The Teach the Future parliamentary reception is taking place this Wednesday on  February 26th.  It’s sponsored (and will be introduced) by Nadia Whittome (the youngest MP, aged 24).

The purpose of the event is to make the case for education to be at the centre of the Government’s climate change plans.  There will be about 50 young people (aged 13 to 25) at the reception and they will be making the case to their own MPs that we need a climate emergency education plan.

Teach the Future has developed six pragmatic and constructive asks of Government that form the basics of the plan.  They are set out here.  Students have drafted a basic bill to progress which will be distributed on the day.  The bill won’t be a Private Members Bill or an Early Day Motion, it is more to show that will of the young people for this to progress our asks at speed.  Teach the Future hopes the government will want to progress some of the asks in the run-up to COP26, to demonstrate global leadership in education and on climate. The confirmed speakers are:

  1. Nadia Whittome MP
  2. Scarlett Westbrook (student aged 15)
  3. Wera Hobhouse MP
  4. Kevin Courtney (Gen Sec, NEU)
  5. Caroline Lucas MP
  6. Nigel Topping (COP26)
  7. Sir Anthony Seldon (Vice Chancellor, University of Buckingham)
  8. Zamzam Ibrahim (President SOS-UK and NUS-UK, aged 25)

Is your organisation going there to support this initiative?

Teach the Future will be meeting the Secretary of State, Gavin Williamson MP, after the reception.  You can read supportive blogs here: Chester Zoo; Earthwatch; FoE; GAP; Green Schools Project; Maintenant; NAEE; NUS; Reboot the Future; ThoughtBox; UCU; Word Forest ∫∫∫


The Department for Education continues to resist change.  Click here to read a written parliamentary answer by the Rt Hon. Nick Gibb MP, Minister of State on 24th January to written question No. 4444.  ∫∫∫


17-year-old birder, conservationist and environmental campaigner, Mya-Rose Craig became the youngest British person to be awarded an honorary degree today this week.  The University of Bristol did this to mark her activism and pioneering work, which includes campaigning for greater ethnic diversity in nature, conservation, environment and wildlife filmmaking.  Mya-Rose, who has written for NAEE‘s journal, set-up Black2Nature, with the aim of giving Visible Minority Ethnic (VME) communities’ equal access to the natural environment, especially as, she says, their involvement in environmental action is ‘essential for saving our planet’.  Mya-Rose blogs as Birdgirl∫∫∫

jeffbezos wrote this on Instagram last week:

“Today, I’m thrilled to announce I am launching the Bezos Earth Fund.⁣⁣⁣  Climate change is the biggest threat to our planet.  I want to work alongside others both to amplify known ways and to explore new ways of fighting the devastating impact of climate change on this planet we all share.  This global initiative will fund scientists, activists, NGOs — any effort that offers a real possibility to help preserve and protect the natural world.  We can save Earth.  It’s going to take collective action from big companies, small companies, nation states, global organizations, and individuals. ⁣”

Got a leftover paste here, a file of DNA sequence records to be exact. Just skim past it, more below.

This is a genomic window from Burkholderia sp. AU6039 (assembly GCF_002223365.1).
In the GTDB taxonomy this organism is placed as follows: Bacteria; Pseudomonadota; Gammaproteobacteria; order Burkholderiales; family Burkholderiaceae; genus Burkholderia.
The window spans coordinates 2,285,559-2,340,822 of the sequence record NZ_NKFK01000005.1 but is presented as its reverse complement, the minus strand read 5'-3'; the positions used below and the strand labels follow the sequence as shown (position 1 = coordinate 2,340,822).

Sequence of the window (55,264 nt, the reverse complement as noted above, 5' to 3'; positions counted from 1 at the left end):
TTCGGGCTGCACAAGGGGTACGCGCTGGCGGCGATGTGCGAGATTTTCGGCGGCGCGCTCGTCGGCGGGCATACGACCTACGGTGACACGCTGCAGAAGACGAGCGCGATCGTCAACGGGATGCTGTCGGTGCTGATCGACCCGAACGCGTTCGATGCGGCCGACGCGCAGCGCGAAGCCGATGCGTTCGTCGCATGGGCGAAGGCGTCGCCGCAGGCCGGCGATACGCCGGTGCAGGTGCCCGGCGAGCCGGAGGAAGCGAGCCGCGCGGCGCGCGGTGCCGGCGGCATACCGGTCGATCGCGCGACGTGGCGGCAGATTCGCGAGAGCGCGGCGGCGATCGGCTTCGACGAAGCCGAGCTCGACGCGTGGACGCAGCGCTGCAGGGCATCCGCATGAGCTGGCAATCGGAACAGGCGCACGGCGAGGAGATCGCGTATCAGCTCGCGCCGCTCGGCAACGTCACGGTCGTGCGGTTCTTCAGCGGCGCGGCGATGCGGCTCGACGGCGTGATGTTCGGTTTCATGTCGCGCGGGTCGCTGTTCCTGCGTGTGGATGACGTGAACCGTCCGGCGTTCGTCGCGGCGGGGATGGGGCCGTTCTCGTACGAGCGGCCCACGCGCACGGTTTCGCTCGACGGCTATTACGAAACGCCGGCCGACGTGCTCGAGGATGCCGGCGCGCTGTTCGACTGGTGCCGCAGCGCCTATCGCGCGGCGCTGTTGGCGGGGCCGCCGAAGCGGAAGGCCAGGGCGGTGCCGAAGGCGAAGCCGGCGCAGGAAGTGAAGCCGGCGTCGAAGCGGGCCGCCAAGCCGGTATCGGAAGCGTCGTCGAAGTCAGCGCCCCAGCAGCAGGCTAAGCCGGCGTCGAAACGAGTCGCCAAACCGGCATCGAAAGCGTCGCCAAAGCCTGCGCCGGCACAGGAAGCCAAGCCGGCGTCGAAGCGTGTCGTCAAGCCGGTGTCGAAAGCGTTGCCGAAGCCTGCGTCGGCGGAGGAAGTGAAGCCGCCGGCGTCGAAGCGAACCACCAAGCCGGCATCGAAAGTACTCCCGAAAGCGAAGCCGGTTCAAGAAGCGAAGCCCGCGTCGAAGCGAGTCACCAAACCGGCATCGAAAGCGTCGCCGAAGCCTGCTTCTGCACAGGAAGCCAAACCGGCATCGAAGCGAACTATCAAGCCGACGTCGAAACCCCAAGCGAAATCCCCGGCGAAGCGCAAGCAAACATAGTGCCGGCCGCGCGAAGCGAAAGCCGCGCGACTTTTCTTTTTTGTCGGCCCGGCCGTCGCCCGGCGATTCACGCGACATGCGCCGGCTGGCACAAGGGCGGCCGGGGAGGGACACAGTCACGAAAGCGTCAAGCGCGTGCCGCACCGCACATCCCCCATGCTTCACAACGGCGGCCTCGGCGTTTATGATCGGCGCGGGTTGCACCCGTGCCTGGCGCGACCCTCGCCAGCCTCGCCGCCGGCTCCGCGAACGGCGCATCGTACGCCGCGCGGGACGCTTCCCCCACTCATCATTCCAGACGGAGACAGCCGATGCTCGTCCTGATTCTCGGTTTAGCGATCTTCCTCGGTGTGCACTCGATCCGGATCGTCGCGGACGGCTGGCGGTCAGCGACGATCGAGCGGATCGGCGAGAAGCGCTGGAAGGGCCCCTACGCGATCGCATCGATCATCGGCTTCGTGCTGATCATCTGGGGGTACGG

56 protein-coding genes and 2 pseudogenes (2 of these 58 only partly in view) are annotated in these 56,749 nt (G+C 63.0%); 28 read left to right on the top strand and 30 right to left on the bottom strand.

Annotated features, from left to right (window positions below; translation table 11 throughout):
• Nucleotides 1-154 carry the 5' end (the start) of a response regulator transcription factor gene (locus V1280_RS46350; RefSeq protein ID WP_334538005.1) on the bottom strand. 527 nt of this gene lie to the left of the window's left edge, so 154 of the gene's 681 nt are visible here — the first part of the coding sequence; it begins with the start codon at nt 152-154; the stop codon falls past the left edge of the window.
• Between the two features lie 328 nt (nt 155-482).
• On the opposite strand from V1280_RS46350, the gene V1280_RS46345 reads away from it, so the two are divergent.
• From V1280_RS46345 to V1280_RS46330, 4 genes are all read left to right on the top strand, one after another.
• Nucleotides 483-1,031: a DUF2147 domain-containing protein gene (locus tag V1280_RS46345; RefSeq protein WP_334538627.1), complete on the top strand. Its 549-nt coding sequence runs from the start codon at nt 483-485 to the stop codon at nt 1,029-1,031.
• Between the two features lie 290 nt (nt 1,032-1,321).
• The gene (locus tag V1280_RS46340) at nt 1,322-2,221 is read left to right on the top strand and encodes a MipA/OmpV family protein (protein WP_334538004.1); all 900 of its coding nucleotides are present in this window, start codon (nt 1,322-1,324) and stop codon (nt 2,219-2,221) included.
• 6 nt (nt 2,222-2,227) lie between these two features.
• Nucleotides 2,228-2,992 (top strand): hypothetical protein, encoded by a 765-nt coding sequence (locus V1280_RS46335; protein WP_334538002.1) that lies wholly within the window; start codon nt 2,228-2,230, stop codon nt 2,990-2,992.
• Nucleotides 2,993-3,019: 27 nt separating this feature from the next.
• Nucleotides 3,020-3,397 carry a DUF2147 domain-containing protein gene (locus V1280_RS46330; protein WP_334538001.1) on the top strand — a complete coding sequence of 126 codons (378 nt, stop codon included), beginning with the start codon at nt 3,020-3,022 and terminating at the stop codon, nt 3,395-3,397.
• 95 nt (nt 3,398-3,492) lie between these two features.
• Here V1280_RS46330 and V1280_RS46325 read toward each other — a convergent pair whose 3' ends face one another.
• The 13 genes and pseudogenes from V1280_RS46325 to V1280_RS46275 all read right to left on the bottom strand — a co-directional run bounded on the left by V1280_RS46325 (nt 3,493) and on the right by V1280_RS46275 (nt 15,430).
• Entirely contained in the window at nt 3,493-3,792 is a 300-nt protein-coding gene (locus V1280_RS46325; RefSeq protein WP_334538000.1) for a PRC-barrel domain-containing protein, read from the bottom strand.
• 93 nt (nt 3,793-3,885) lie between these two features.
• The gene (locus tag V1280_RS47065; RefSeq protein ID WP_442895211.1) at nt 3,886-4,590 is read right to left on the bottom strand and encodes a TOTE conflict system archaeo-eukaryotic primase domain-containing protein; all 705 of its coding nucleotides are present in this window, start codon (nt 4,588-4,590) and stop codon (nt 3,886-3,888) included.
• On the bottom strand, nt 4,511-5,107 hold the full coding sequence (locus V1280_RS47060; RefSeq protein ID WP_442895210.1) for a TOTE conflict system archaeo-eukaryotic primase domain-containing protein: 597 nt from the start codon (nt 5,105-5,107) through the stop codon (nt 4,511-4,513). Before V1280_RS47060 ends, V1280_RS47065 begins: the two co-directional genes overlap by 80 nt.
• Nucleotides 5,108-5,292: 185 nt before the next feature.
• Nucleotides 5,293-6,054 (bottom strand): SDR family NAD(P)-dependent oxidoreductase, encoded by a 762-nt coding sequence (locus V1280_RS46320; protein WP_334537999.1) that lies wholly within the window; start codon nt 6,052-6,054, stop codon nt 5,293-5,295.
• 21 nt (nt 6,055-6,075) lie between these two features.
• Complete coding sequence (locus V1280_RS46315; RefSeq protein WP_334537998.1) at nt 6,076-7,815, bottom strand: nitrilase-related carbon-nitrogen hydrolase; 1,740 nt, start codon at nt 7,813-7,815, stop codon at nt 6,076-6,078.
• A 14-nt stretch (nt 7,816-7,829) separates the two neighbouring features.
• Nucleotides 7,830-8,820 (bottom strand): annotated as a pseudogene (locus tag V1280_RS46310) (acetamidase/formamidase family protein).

Will any of this come education’s way, we wonder.  With $10 billion on offer, will bids under $1 million be worth submitting?  This is what The Verge has to say.  Maybe the Global Environmental Education Partnership [ GEEP ] will be bidding. ∫∫∫


A recent Guardian article offered parents advice on dealing with their childrens’ climate anxiety.  Our Chair of Trustees offers a comment on this here. ∫∫∫


The Times reports that a recent peer-reviewed study by Eindhoven University of Technology reported that an electric car in Europe produced less than half the carbon emissions per kilometre of a modern diesel car.  The savings are even greater in the UK because of our high proportion of low carbon electricity.  It found that a new Nissan Leaf would have lifetime emissions three times lower than the average new conventional car, adding that the Leaf pays off its carbon debt from the energy intensive battery production after less than two years of average distance driving.  This is because last year more than half of the UK’s electricity came from low-carbon sources.  A decade ago fossil fuels generated ten times as much power as renewable sources. ∫∫∫


UKSCN has published a short story by one of its activists, imagining a more sustainable and equal future.  It’s System Change: A Brief Vision From The Future.  See what you make of it. ∫∫∫


NAAEE is advertising a green careers toolkit.   Although obviously created in a North American context, it has some relevance to the UK. ∫∫∫


Carbon Brief is a UK-based website covering the latest developments in climate science, climate policy and energy policy.  It says that it specialises “in clear, data-driven articles and graphics to help improve the understanding of climate change, both in terms of the science and the policy response.”   There’s a wide range of content, including science explainers, interviews, analysis and factchecks, as well as daily and weekly email summaries of newspaper and online coverage. ∫∫∫


WWF has shared its recent “conservation successes”.  You can see them here∫∫∫


The Ecologist says it is the journal of the post-Industrial age.  As such it has a distinctive voice and offers a range of feature articles and factual updates that are pertinent to the position we find ourselves in.  You can read it and subscribe here∫∫∫

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